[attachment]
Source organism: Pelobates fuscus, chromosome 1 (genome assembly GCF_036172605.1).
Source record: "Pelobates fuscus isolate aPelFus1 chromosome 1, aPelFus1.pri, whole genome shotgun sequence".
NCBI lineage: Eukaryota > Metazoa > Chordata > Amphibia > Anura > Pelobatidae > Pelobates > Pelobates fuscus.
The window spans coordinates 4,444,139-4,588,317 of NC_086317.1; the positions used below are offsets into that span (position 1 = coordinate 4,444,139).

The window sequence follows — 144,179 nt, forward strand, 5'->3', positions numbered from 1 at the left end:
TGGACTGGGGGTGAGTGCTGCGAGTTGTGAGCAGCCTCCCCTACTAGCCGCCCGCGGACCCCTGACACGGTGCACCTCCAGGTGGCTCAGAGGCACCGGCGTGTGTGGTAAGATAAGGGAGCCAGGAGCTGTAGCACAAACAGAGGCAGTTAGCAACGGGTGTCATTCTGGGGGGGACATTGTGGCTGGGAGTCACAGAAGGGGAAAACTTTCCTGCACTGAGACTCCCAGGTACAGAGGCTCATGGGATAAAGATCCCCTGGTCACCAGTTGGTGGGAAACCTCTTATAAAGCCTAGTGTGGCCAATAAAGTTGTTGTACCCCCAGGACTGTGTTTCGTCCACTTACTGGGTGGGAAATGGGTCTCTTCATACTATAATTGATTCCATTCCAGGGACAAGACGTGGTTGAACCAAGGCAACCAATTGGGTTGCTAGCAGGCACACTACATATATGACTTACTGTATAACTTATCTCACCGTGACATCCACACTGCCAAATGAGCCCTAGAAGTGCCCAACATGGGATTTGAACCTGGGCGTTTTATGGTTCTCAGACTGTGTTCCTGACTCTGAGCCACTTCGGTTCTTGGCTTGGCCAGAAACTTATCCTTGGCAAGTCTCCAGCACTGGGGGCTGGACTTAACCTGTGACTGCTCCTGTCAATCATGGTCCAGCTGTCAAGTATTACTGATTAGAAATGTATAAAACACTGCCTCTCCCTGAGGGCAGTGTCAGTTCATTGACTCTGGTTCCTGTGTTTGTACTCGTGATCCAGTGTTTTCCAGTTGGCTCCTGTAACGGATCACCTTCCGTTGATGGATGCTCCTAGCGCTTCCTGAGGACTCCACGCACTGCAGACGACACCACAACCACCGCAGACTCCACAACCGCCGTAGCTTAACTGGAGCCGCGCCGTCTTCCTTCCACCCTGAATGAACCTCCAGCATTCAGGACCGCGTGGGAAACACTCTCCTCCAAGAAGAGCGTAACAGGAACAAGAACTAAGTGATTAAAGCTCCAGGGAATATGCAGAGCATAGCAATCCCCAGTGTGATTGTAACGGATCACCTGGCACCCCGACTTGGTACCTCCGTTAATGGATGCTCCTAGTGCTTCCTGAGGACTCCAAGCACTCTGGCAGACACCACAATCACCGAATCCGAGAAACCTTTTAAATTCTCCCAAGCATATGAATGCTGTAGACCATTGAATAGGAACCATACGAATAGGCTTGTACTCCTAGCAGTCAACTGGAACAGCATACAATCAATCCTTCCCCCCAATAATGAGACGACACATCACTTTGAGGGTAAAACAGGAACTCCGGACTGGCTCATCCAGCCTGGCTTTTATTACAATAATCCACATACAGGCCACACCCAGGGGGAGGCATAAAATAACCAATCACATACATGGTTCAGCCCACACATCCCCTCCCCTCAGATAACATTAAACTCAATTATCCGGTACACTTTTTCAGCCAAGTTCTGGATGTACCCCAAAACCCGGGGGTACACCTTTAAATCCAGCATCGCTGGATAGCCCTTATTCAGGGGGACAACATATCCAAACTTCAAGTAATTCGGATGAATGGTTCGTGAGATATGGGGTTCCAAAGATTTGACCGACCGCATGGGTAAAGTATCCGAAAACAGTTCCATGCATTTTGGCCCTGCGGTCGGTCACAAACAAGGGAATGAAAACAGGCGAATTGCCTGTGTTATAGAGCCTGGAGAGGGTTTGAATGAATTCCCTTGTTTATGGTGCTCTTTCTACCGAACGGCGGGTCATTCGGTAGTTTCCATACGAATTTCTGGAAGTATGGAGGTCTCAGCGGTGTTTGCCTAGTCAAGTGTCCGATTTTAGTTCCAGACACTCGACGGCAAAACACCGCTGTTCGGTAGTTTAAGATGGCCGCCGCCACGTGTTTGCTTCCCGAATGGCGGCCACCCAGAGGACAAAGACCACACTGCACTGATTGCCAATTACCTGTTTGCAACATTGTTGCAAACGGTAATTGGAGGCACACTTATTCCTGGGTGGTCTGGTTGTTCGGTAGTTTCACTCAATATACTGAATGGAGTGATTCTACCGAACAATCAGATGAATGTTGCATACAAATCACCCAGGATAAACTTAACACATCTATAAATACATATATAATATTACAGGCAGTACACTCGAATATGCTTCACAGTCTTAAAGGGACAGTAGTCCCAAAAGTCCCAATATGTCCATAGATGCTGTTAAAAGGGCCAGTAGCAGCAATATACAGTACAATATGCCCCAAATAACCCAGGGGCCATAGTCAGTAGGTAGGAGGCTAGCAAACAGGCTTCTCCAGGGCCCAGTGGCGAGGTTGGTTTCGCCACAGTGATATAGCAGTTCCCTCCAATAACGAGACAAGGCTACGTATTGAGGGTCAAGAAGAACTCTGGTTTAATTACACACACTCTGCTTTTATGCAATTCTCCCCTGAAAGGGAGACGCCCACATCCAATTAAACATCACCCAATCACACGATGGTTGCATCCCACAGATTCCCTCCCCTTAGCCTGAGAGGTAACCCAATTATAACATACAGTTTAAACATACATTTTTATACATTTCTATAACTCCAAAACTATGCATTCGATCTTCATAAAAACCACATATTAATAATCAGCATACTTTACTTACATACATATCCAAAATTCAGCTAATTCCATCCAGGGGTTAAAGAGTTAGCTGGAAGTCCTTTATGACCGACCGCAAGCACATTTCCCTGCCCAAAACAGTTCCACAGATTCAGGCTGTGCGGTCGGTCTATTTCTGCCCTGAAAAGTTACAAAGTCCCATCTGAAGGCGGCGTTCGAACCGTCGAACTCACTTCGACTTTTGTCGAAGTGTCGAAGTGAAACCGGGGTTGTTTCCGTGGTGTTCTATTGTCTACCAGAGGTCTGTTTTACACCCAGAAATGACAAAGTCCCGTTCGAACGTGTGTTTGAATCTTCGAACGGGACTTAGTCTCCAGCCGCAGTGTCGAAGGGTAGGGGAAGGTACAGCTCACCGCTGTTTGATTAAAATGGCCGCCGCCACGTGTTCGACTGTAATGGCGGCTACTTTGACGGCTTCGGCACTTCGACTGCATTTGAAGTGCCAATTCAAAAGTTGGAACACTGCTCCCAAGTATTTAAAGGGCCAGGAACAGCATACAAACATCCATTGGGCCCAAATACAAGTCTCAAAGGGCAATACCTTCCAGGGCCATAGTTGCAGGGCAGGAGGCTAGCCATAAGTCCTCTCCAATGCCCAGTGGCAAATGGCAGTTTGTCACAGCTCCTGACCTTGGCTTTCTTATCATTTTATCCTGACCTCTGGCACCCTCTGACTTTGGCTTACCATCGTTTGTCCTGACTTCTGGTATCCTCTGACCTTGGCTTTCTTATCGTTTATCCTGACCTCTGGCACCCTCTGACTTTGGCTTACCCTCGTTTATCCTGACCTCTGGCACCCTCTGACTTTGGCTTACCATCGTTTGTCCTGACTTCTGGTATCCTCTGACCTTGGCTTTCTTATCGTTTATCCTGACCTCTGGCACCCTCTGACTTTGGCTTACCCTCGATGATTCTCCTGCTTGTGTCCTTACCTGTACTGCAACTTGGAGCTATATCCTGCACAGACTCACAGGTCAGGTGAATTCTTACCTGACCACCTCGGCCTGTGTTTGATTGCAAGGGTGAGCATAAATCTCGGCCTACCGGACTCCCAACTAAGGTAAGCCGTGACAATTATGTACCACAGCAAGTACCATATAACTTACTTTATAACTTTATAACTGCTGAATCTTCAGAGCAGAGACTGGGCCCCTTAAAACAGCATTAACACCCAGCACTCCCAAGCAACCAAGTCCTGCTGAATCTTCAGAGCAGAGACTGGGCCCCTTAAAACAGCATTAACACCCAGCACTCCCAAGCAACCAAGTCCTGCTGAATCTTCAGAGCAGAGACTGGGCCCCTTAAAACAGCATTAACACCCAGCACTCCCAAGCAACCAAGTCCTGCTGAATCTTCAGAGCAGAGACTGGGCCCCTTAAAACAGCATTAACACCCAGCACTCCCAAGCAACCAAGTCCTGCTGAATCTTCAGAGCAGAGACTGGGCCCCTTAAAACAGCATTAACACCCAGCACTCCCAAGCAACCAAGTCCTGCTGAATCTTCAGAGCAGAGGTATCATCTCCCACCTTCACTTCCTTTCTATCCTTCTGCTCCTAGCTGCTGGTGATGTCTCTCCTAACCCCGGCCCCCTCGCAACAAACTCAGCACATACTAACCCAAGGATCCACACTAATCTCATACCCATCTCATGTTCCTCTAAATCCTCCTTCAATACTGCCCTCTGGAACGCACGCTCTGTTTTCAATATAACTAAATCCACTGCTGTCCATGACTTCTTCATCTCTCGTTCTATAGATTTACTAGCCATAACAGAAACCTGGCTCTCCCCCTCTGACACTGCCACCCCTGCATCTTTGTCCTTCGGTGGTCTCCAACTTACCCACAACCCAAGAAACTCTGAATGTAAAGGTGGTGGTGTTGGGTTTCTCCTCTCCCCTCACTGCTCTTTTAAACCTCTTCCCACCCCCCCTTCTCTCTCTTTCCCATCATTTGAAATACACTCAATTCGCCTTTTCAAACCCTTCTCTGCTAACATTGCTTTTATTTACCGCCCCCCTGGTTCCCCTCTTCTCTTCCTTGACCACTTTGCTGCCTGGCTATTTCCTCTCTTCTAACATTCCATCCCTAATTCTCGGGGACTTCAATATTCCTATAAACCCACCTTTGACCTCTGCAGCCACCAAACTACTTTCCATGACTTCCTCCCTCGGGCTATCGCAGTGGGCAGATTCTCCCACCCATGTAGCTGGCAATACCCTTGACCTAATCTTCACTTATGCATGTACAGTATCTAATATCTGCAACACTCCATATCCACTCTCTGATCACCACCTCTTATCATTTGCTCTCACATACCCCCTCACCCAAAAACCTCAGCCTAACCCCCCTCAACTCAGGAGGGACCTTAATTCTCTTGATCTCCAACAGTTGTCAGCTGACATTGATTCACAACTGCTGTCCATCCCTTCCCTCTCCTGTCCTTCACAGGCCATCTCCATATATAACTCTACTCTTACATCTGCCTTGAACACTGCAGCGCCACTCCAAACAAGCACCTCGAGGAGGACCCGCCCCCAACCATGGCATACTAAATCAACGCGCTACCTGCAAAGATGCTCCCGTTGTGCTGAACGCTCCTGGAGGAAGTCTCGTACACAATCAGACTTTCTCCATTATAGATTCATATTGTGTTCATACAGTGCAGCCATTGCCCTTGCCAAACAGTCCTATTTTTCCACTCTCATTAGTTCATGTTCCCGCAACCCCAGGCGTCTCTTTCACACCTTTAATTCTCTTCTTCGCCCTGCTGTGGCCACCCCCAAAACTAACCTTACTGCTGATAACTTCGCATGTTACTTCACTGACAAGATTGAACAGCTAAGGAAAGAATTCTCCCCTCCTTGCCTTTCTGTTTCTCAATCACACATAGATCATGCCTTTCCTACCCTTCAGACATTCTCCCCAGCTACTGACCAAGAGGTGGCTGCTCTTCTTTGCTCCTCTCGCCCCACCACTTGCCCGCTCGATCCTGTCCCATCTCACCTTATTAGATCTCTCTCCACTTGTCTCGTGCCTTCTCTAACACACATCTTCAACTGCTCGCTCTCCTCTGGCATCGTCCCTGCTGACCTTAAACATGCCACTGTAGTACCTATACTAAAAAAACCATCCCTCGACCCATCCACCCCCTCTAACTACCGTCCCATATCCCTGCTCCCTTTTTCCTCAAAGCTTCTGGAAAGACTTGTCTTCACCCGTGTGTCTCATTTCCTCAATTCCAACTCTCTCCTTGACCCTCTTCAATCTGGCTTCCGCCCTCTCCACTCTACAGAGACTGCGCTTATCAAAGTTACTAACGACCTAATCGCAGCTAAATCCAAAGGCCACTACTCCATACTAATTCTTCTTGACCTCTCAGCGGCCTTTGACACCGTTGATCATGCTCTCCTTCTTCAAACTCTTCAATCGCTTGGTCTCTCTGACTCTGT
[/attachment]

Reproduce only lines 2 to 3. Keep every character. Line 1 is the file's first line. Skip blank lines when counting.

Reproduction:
Source record: "Pelobates fuscus isolate aPelFus1 chromosome 1, aPelFus1.pri, whole genome shotgun sequence".
NCBI lineage: Eukaryota > Metazoa > Chordata > Amphibia > Anura > Pelobatidae > Pelobates > Pelobates fuscus.